WHY EVERY MECHANIC NEEDS A DC POWER SUPPLY
Not many people are chomping at the bit to work on anything electrical with their car. In fact, most people avoid it, or find that one friend that kind of knows what they are doing. But, if you are going to be a good, well rounded mechanic, you have to dive into some black magic.
When I was in aircraft maintenance school, we were forced to take many different electrical classes, learning the ins and outs of AC, DC, and digital current, and how they applied to the various aircraft systems. During this time, we became very familiar with different power supplies to bench test components. Since cars only have DC power (Direct Current), this is what we will be talking about.
A few years back, DC power supplies were very expensive, and not worth having for the average home mechanic. Since then, there have been some quality Chinese knockoffs, that will do the job for the weekend warrior.
What is a DC power supply?
A DC power supply provides direct current (DC) voltage to power a device under test such as a circuit board or electronic product.
How does a DC power supply work?
A DC power supply works by providing a regulated direct current to power a component, module, or device. Most DC power supplies have two modes of operation. In Constant Voltage (CV) mode, the power supply controls the output voltage based on the user settings. In Constant Current (CC) mode, the power supply regulates the current.
Why you should have one
All of this technical information is good, but you are probably wondering how this will be helpful on your car. BMWs are known to have issues with the coolant systems, but they can also have some electrical gremlins you will have to chase down. Thankfully, we have provided you with free BMW electrical diagrams for your car. Check out the blog below:
The DC power supply allows you to apply 12 volts to any electrical component in your car to test it out. This could include tail lights, gauges, USB ports, or any other module in the car. All of the electrical components will be running on 12 volts.
How to use the power supply
As I stated above, power supplies have come a long way. Not only are they cheaper than ever, but they have safety features built in so it is almost impossible to harm you or the component you are testing. In this blog we are using the Eventek KPS305D 30 volt, 5 amp power supply. Power supplies come in many variations of voltage output and amperage output. Since cars run on 12 volts, the 30 volts is plenty. We also prefer the 5 amp max output as most of the bench testing we will be doing, will only run smaller components that pull less current than this.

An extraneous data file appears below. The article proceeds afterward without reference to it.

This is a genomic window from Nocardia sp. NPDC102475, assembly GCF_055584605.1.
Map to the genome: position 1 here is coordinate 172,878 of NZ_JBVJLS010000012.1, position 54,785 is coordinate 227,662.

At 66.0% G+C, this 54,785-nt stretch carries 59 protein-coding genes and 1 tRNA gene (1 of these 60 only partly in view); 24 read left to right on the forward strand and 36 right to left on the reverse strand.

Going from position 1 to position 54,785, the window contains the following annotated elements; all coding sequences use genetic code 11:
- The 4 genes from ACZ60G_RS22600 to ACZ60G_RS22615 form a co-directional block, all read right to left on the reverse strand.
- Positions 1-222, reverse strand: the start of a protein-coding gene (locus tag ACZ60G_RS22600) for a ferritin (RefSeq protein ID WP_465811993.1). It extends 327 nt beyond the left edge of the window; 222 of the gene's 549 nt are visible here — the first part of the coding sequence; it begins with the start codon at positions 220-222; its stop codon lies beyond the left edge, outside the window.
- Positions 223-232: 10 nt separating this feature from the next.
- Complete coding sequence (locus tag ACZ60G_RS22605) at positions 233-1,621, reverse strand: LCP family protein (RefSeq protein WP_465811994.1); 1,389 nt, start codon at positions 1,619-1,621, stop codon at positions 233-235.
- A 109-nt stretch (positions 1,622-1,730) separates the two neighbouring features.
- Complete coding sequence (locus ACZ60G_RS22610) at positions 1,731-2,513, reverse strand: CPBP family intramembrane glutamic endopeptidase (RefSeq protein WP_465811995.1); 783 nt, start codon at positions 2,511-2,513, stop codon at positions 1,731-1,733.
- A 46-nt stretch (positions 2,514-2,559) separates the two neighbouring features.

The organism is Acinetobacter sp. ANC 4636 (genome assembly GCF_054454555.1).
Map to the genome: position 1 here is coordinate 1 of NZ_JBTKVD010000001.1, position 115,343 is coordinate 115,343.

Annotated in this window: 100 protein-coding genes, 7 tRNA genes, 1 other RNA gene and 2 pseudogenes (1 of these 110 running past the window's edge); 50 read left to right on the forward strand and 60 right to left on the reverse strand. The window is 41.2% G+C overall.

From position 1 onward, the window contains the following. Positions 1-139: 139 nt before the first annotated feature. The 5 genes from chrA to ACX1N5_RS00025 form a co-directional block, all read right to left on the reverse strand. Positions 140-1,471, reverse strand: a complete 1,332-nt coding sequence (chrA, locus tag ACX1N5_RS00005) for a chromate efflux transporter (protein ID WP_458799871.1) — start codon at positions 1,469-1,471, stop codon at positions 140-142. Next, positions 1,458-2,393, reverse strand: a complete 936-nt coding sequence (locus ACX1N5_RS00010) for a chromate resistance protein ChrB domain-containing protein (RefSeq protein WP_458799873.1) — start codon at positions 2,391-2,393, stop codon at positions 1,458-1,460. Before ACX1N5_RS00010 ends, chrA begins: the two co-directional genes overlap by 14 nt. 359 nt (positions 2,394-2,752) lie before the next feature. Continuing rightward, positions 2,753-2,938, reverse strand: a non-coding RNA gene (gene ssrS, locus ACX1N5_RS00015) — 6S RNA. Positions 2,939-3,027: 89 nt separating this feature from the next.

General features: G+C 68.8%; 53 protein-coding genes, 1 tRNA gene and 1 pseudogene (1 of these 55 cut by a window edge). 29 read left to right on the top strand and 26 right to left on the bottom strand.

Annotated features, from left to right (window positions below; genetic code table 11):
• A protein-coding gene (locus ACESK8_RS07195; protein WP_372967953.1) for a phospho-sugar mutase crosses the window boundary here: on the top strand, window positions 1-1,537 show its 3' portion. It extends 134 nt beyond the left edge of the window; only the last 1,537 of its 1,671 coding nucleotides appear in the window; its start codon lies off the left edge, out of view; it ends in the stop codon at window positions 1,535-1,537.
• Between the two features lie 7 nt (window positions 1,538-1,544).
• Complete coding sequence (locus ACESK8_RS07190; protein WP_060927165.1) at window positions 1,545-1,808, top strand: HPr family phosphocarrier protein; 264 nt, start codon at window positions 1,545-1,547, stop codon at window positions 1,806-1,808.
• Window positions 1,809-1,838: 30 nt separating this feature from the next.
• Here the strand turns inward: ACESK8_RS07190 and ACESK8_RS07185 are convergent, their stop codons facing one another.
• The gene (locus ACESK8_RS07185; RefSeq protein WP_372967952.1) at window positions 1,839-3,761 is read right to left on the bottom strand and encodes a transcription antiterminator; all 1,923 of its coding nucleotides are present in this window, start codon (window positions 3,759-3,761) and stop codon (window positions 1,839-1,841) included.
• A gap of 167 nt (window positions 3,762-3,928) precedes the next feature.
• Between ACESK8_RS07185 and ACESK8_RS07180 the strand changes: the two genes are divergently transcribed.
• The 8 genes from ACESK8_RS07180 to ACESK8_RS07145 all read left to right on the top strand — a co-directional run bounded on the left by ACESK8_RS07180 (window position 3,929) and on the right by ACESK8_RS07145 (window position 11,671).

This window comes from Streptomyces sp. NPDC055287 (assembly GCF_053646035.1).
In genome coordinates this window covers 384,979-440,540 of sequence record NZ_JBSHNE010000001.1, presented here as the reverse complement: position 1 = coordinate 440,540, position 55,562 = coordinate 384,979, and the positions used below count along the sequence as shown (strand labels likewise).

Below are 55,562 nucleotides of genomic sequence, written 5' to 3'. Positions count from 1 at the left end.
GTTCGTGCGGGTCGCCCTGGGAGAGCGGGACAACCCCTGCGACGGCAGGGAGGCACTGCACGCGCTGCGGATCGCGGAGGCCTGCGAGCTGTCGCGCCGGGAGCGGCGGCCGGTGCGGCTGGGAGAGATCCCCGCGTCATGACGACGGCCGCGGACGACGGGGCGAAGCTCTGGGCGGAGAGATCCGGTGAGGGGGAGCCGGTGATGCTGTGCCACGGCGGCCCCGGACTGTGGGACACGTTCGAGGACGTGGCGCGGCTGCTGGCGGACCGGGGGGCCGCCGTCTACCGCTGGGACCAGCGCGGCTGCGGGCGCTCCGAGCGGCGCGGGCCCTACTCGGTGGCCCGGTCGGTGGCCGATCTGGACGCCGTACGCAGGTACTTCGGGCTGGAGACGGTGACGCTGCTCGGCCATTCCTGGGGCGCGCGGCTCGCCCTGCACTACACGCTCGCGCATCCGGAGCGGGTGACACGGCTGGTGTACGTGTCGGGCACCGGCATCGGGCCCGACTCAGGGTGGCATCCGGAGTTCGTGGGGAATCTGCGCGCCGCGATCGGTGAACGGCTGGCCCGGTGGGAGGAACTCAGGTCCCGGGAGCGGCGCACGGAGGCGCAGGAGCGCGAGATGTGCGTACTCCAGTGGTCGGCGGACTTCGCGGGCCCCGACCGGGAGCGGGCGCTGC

Setup is simple. Each power supply has a fine and course adjustment for voltage and amperage. Start by setting the voltage to 12v. From here you can try adjusting the amperage, but the power supply has smart technology that will not allow you to apply more amperage than necessary to run your component. Turn the amperage knobs all the way up. Each power supply include alligator pigtails for testing. Make sure to connect the red and black wires to the red and block knobs.
When you connect an electrical device, the power supply will automatically show you how many amps the device is pulling. In the case of these E30 LED license plate lights, they are drawing .02 amps.
This is great information because one, we know that the lights are working, and two we know the draw on the system. If you were wiring in a new circuit, you could add up all your devices to know what kind of fuse you should use to protect it.
All in all this is a great tool to have in your shop and we highly recommend every mechanic have one. They can save you a lot of time and headache when troubleshooting different electrical components in your car.
If you would like to purchase this power supply, please click the link below.
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